Plans to increase aid to Ukrainian refugees are set to go ahead, after Russia's Deputy Emergencies Minister Vladimir Stepanov said on Tuesday that his government regarded them as its priority task.
"The number one task at this moment is to help Ukrainian citizens on Russia's territory, to deliver them to the temporary settlements, to provide medical and psychological help, to feed them," Stepanov told Russian news agency RIA Novosti.
"[The work] has been ongoing for more than half a year, and its intensity grows day by day. And that is the top issue on the agenda.
"Russia is a leader in providing humanitarian aid worldwide."
About 58,000 Ukrainian refugees are hosted in temporary facilities across Russia and the number has risen an extra 6,000 units over the past week because of the raging conflict in eastern Ukraine between pro-Russian separatists and the Ukrainian army.
Earlier last week, Russia sent a humanitarian convoy, carrying 2,000 tonnes of humanitarian aid, 69 mobile power generators and 54 tonnes of medicines among other things, to Eastern Ukraine.
The convoy, which according to Moscow was intended simply to alleviate the worsening situation in Ukraine, came under intense scrutiny from both Kiev and United Nations officials, who claimed Russia were only using it as a pretext to an invasion.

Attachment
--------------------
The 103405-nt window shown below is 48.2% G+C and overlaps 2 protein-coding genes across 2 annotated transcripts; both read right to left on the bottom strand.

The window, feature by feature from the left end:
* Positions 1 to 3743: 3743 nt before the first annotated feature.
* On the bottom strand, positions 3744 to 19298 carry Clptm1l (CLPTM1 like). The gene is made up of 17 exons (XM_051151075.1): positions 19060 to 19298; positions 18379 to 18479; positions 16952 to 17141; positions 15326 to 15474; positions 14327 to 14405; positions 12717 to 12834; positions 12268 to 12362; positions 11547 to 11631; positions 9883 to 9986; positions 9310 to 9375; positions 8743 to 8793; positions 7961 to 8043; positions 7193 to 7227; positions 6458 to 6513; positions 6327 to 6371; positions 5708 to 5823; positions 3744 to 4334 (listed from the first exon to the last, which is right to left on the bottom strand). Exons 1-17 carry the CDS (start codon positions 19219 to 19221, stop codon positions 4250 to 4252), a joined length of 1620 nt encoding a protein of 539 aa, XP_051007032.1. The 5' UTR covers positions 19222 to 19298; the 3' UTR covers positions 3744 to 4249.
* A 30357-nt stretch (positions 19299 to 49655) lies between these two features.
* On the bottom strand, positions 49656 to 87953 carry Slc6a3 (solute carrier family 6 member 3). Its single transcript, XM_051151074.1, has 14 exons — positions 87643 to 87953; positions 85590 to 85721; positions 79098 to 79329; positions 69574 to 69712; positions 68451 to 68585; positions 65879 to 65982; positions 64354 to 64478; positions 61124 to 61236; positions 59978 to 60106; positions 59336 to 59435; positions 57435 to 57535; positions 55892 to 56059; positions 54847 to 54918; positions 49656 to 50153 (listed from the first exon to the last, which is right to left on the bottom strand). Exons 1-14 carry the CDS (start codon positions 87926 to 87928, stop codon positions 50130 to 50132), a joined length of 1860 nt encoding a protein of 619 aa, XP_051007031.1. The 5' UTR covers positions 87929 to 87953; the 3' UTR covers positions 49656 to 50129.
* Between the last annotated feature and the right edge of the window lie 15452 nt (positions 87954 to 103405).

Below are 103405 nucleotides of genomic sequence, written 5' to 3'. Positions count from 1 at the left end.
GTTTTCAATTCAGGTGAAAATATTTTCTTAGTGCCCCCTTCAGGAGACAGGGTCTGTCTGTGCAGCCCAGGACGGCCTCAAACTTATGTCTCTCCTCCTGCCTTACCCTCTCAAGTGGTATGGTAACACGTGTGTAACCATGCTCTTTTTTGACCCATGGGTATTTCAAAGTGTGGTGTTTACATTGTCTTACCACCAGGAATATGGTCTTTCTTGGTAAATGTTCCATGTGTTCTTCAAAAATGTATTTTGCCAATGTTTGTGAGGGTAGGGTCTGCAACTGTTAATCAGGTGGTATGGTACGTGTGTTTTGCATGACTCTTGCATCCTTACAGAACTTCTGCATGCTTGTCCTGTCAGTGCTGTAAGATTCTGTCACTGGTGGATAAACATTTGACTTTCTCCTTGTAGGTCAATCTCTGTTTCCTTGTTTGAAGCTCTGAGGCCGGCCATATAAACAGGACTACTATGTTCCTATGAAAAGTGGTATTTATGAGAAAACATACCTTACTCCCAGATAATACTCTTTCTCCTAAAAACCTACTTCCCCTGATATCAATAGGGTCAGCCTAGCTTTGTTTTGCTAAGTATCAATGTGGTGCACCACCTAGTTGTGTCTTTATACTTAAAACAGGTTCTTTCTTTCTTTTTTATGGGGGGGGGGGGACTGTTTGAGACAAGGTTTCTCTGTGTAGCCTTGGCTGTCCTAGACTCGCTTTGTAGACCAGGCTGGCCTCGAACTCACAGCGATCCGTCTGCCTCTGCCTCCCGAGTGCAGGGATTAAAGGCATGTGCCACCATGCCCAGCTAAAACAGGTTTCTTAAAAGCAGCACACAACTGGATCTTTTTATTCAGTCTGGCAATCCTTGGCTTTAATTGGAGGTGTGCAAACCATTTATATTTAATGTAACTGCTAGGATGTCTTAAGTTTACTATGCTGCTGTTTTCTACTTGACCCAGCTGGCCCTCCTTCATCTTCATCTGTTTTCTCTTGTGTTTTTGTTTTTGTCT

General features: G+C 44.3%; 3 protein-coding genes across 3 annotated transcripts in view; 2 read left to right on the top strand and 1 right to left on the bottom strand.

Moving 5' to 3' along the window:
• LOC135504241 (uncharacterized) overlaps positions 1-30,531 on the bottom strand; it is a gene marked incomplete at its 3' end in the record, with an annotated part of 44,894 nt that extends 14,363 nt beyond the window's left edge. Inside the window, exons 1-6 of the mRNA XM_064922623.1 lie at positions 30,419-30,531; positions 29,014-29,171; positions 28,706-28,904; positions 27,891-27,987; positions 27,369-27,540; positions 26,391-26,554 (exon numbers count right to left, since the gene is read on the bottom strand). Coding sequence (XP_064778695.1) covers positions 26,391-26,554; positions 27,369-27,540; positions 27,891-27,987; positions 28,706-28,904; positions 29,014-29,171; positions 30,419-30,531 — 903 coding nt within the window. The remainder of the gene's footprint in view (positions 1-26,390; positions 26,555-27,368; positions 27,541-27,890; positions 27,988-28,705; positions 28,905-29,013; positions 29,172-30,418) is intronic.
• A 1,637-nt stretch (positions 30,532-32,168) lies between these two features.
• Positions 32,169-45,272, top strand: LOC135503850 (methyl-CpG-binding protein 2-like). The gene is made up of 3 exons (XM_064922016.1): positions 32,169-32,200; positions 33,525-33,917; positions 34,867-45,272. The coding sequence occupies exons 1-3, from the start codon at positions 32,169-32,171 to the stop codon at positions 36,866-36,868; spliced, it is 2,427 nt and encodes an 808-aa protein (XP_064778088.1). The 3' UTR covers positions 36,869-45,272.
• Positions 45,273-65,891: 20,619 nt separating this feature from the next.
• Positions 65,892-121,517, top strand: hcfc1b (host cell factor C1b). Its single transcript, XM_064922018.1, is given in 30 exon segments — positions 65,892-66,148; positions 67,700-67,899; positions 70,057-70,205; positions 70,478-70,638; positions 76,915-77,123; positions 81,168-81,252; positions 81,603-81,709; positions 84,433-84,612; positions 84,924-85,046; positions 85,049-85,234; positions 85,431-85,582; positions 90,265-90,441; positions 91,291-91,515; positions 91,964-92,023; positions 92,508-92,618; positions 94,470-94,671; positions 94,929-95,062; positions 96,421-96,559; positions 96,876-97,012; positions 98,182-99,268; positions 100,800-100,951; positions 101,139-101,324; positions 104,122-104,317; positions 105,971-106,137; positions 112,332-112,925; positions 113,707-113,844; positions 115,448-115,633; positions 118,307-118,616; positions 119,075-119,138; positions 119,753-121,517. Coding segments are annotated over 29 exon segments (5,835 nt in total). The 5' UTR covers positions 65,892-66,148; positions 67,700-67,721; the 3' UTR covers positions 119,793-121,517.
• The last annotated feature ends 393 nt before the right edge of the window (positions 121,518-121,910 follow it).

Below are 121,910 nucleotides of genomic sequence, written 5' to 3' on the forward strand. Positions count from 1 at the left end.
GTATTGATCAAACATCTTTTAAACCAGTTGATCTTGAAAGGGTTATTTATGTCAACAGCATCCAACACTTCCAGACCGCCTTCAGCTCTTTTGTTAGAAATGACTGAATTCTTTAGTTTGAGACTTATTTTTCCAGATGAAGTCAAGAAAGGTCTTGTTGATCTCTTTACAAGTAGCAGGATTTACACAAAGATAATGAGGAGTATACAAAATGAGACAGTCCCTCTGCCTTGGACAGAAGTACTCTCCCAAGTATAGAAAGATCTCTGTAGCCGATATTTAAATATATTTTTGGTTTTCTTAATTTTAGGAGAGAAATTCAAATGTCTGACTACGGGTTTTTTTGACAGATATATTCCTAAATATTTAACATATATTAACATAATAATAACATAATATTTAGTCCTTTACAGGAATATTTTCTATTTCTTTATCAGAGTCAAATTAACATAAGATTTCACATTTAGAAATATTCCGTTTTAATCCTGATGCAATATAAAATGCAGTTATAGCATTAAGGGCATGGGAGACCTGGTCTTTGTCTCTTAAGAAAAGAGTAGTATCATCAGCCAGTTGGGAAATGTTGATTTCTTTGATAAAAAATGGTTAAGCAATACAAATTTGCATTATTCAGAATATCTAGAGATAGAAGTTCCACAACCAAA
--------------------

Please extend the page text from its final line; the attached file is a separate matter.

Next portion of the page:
Moscow insisted the convoy had been organised under the auspices of the International Committee of the Red Cross (ICRC) but the humanitarian organisation distanced itself from it, saying it was missing "important pieces of the puzzle" surrounding the Russia's humanitarian expedition.
Meanwhile, 15 bodies have been recovered from the site where a convoy of buses and refugees carrying Ukrainian civilians was hit by a rocket on Monday.
The vehicles were struck near the city of Luhansk, one of the rebels' strongholds along the border with Russia, and the Ukrainian army accused the pro-Russian separatists of being responsible for the attack.
"By 19:00 last night we retrieved 15 bodies [...] The search continued into the night and is continuing today," Andriy Lysenko, a spokesman for the Ukrainian army, told Reuters on Tuesday.
According to reports released by Ukrainian forces, the majority of those who perished had been burned beyond recognition.
Marie Harf, a spokeswoman for the US State Department, said Washington strongly condemned the attack but it could not determine who was responsible.
"We strongly condemn the shelling and rocketing of a convoy that was bearing internally displaced persons in Luhansk [...] sadly, they were trying to get away from the fighting and instead became victims of it," Harf said in a statement.